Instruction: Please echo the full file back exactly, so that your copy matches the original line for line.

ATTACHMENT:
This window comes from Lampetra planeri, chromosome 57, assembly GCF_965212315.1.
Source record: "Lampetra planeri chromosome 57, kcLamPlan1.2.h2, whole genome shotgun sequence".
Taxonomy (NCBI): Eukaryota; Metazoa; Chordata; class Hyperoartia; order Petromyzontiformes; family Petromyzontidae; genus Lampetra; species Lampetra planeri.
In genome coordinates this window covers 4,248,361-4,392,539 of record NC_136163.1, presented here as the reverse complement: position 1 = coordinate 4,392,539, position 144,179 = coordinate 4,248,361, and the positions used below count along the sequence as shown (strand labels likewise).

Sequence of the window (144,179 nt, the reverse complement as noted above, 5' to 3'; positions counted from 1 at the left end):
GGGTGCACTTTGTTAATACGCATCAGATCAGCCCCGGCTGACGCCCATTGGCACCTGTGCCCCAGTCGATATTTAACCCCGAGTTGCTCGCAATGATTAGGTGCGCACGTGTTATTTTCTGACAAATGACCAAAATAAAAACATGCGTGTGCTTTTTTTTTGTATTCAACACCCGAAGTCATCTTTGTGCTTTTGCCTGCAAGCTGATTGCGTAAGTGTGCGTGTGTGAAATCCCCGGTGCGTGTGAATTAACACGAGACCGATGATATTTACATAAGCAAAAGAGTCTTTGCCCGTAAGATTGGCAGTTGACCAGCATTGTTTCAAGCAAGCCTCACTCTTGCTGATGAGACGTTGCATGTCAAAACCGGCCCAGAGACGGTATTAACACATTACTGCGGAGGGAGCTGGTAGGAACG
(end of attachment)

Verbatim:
This window comes from Lampetra planeri, chromosome 57, assembly GCF_965212315.1.
Source record: "Lampetra planeri chromosome 57, kcLamPlan1.2.h2, whole genome shotgun sequence".
Taxonomy (NCBI): Eukaryota; Metazoa; Chordata; class Hyperoartia; order Petromyzontiformes; family Petromyzontidae; genus Lampetra; species Lampetra planeri.
In genome coordinates this window covers 4,248,361-4,392,539 of record NC_136163.1, presented here as the reverse complement: position 1 = coordinate 4,392,539, position 144,179 = coordinate 4,248,361, and the positions used below count along the sequence as shown (strand labels likewise).

Sequence of the window (144,179 nt, the reverse complement as noted above, 5' to 3'; positions counted from 1 at the left end):
GGGTGCACTTTGTTAATACGCATCAGATCAGCCCCGGCTGACGCCCATTGGCACCTGTGCCCCAGTCGATATTTAACCCCGAGTTGCTCGCAATGATTAGGTGCGCACGTGTTATTTTCTGACAAATGACCAAAATAAAAACATGCGTGTGCTTTTTTTTTGTATTCAACACCCGAAGTCATCTTTGTGCTTTTGCCTGCAAGCTGATTGCGTAAGTGTGCGTGTGTGAAATCCCCGGTGCGTGTGAATTAACACGAGACCGATGATATTTACATAAGCAAAAGAGTCTTTGCCCGTAAGATTGGCAGTTGACCAGCATTGTTTCAAGCAAGCCTCACTCTTGCTGATGAGACGTTGCATGTCAAAACCGGCCCAGAGACGGTATTAACACATTACTGCGGAGGGAGCTGGTAGGAACG